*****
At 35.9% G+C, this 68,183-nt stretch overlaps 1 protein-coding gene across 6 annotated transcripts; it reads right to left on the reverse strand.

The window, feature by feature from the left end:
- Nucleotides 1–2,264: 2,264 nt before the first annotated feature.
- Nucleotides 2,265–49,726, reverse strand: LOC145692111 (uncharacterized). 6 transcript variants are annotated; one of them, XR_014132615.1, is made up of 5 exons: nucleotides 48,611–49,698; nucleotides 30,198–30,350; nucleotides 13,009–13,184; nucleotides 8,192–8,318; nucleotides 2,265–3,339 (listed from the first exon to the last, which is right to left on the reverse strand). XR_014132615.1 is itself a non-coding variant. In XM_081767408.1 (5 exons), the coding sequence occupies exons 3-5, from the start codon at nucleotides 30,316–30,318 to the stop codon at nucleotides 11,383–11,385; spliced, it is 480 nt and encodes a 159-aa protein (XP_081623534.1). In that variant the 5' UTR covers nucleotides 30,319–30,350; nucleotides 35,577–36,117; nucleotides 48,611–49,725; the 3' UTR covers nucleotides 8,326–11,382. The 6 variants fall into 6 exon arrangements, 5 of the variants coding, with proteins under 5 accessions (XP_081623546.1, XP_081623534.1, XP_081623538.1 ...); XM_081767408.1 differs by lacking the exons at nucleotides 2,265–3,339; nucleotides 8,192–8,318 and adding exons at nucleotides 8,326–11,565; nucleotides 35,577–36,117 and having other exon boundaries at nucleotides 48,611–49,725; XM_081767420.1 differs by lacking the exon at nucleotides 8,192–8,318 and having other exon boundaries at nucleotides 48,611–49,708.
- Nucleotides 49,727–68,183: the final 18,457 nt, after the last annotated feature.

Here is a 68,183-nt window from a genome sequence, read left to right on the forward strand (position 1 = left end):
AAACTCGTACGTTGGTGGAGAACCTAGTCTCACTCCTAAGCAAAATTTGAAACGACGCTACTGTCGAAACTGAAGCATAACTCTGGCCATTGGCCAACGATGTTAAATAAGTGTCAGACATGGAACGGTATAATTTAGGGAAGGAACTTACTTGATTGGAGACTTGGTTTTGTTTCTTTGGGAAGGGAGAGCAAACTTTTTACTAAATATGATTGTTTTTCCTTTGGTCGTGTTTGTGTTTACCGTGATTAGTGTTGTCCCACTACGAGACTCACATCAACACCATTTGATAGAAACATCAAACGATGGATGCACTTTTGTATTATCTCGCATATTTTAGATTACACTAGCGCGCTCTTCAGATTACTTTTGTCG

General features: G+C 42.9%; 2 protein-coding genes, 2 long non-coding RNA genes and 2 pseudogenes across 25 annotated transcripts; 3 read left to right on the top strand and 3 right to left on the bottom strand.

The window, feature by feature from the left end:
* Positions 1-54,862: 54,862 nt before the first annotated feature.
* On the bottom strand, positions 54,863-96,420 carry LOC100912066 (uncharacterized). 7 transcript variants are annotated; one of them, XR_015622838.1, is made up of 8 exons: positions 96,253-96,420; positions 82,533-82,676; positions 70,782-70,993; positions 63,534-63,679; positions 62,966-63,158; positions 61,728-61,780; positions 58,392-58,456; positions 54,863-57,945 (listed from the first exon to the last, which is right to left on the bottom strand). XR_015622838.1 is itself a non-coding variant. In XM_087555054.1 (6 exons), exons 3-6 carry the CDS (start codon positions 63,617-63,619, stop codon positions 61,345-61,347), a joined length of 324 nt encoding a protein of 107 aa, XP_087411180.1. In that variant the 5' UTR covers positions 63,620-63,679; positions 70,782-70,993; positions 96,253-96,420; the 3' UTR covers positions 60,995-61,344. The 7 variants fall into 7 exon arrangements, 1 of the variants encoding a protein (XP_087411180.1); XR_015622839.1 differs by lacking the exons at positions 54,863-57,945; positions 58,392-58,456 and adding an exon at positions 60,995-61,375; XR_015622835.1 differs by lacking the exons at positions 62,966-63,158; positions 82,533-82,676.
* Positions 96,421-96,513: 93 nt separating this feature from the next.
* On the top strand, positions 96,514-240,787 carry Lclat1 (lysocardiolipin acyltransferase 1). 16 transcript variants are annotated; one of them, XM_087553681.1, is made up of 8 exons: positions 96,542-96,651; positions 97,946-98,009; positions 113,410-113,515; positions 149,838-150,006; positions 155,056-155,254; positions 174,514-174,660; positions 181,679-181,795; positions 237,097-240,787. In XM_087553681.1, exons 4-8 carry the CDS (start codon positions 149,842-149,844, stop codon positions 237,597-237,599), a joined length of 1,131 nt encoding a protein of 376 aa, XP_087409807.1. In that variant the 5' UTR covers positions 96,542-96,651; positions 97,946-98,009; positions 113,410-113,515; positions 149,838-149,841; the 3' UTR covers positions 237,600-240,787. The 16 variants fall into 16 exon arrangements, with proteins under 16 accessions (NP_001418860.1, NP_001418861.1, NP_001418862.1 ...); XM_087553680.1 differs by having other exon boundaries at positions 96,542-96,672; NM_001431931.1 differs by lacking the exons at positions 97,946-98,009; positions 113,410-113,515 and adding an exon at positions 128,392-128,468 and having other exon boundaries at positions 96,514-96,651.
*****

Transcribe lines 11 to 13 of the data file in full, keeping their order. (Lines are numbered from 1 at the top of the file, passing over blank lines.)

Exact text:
* On the bottom strand, positions 54,863-96,420 carry LOC100912066 (uncharacterized). 7 transcript variants are annotated; one of them, XR_015622838.1, is made up of 8 exons: positions 96,253-96,420; positions 82,533-82,676; positions 70,782-70,993; positions 63,534-63,679; positions 62,966-63,158; positions 61,728-61,780; positions 58,392-58,456; positions 54,863-57,945 (listed from the first exon to the last, which is right to left on the bottom strand). XR_015622838.1 is itself a non-coding variant. In XM_087555054.1 (6 exons), exons 3-6 carry the CDS (start codon positions 63,617-63,619, stop codon positions 61,345-61,347), a joined length of 324 nt encoding a protein of 107 aa, XP_087411180.1. In that variant the 5' UTR covers positions 63,620-63,679; positions 70,782-70,993; positions 96,253-96,420; the 3' UTR covers positions 60,995-61,344. The 7 variants fall into 7 exon arrangements, 1 of the variants encoding a protein (XP_087411180.1); XR_015622839.1 differs by lacking the exons at positions 54,863-57,945; positions 58,392-58,456 and adding an exon at positions 60,995-61,375; XR_015622835.1 differs by lacking the exons at positions 62,966-63,158; positions 82,533-82,676.
* Positions 96,421-96,513: 93 nt separating this feature from the next.
* On the top strand, positions 96,514-240,787 carry Lclat1 (lysocardiolipin acyltransferase 1). 16 transcript variants are annotated; one of them, XM_087553681.1, is made up of 8 exons: positions 96,542-96,651; positions 97,946-98,009; positions 113,410-113,515; positions 149,838-150,006; positions 155,056-155,254; positions 174,514-174,660; positions 181,679-181,795; positions 237,097-240,787. In XM_087553681.1, exons 4-8 carry the CDS (start codon positions 149,842-149,844, stop codon positions 237,597-237,599), a joined length of 1,131 nt encoding a protein of 376 aa, XP_087409807.1. In that variant the 5' UTR covers positions 96,542-96,651; positions 97,946-98,009; positions 113,410-113,515; positions 149,838-149,841; the 3' UTR covers positions 237,600-240,787. The 16 variants fall into 16 exon arrangements, with proteins under 16 accessions (NP_001418860.1, NP_001418861.1, NP_001418862.1 ...); XM_087553680.1 differs by having other exon boundaries at positions 96,542-96,672; NM_001431931.1 differs by lacking the exons at positions 97,946-98,009; positions 113,410-113,515 and adding an exon at positions 128,392-128,468 and having other exon boundaries at positions 96,514-96,651.